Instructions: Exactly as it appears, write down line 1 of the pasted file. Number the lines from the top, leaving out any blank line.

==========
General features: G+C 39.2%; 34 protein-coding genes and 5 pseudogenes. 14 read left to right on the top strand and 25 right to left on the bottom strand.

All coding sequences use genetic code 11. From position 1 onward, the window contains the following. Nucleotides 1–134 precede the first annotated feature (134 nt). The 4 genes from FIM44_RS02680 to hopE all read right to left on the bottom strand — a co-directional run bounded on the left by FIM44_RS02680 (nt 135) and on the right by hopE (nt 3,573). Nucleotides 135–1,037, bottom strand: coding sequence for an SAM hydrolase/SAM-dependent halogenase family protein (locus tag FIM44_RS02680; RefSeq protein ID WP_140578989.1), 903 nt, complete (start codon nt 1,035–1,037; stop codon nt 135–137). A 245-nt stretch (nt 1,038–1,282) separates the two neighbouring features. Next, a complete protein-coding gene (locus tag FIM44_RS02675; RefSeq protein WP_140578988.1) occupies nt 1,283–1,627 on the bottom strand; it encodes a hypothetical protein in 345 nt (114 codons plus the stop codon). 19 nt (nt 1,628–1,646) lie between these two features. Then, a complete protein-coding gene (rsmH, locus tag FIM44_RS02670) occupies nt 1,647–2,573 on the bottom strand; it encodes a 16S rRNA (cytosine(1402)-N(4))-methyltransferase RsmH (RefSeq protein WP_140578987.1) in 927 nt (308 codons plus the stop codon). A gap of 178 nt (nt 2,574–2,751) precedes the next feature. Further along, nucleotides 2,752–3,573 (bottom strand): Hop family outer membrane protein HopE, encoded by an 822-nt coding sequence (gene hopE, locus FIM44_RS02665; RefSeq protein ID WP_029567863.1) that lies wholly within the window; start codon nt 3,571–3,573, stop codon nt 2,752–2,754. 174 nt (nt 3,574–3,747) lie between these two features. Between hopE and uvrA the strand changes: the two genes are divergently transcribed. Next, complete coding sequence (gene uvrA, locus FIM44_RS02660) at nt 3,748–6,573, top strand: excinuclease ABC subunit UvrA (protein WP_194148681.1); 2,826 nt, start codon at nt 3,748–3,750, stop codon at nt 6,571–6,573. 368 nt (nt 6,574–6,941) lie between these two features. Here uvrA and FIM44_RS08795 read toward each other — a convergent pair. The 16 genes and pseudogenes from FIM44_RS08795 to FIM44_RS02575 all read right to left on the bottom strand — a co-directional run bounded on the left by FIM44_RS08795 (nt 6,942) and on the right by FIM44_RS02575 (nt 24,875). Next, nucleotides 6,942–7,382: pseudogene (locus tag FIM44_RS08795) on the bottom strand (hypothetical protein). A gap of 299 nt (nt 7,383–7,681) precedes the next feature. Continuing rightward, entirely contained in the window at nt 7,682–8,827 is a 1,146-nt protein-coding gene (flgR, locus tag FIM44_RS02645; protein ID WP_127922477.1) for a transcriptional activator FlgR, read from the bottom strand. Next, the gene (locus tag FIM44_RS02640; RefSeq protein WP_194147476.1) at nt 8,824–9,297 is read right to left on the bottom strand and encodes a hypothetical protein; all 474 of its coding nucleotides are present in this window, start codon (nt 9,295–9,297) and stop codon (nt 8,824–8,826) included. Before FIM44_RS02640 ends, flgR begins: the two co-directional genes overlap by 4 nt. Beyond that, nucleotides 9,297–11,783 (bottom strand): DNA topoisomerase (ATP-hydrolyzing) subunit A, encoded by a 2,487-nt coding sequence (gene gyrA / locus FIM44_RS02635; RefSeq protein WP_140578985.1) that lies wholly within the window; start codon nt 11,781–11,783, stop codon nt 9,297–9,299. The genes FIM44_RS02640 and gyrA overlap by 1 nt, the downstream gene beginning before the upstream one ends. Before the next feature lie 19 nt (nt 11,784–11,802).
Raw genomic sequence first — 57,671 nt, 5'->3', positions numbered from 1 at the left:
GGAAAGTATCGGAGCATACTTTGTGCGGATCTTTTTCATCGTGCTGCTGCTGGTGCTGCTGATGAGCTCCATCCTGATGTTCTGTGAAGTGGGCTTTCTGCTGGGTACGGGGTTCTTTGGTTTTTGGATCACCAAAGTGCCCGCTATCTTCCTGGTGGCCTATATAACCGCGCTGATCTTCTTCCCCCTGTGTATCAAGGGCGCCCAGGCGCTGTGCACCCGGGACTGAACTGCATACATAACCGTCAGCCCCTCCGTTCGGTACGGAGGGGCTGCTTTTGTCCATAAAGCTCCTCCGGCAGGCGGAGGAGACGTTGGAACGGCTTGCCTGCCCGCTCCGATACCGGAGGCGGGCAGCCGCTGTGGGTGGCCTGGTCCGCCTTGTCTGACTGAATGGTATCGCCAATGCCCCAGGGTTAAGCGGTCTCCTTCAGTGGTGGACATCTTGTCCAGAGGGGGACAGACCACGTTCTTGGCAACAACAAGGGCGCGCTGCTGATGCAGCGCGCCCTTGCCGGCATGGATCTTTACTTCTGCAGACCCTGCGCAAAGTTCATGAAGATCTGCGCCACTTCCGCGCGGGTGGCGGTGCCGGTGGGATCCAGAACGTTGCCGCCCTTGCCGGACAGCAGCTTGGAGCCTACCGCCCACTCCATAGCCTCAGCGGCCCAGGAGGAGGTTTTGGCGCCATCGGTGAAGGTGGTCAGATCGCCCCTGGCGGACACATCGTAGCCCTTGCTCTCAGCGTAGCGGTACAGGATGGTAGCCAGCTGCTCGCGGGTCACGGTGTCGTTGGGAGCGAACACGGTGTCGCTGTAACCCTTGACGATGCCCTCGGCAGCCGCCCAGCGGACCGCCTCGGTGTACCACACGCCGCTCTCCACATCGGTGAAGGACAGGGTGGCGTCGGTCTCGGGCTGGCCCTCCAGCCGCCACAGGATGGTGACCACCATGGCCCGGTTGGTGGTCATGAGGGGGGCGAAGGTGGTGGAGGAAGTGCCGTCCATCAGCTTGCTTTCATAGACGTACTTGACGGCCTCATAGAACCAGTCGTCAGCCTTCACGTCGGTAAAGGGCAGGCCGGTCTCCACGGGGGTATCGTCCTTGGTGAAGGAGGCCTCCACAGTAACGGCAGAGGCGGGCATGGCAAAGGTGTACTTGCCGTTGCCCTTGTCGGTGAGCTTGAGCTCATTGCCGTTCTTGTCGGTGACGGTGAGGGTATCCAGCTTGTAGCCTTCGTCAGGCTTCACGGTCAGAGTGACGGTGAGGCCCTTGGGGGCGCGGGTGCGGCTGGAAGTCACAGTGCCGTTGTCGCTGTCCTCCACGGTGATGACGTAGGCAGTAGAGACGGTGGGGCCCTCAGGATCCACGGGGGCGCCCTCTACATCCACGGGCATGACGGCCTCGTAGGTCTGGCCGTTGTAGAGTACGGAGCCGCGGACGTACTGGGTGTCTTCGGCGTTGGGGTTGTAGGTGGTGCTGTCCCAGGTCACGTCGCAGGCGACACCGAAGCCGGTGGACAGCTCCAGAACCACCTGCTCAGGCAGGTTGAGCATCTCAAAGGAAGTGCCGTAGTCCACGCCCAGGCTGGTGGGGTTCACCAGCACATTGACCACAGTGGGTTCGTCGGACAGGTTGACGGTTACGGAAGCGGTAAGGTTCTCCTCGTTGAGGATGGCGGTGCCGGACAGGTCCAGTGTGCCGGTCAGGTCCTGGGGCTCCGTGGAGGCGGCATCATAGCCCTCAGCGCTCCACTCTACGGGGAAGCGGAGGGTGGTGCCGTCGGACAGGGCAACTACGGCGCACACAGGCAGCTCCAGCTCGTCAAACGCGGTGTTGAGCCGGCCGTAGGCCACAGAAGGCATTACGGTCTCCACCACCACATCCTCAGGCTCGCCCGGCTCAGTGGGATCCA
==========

General features: G+C 39.2%; 34 protein-coding genes and 5 pseudogenes. 14 read left to right on the top strand and 25 right to left on the bottom strand.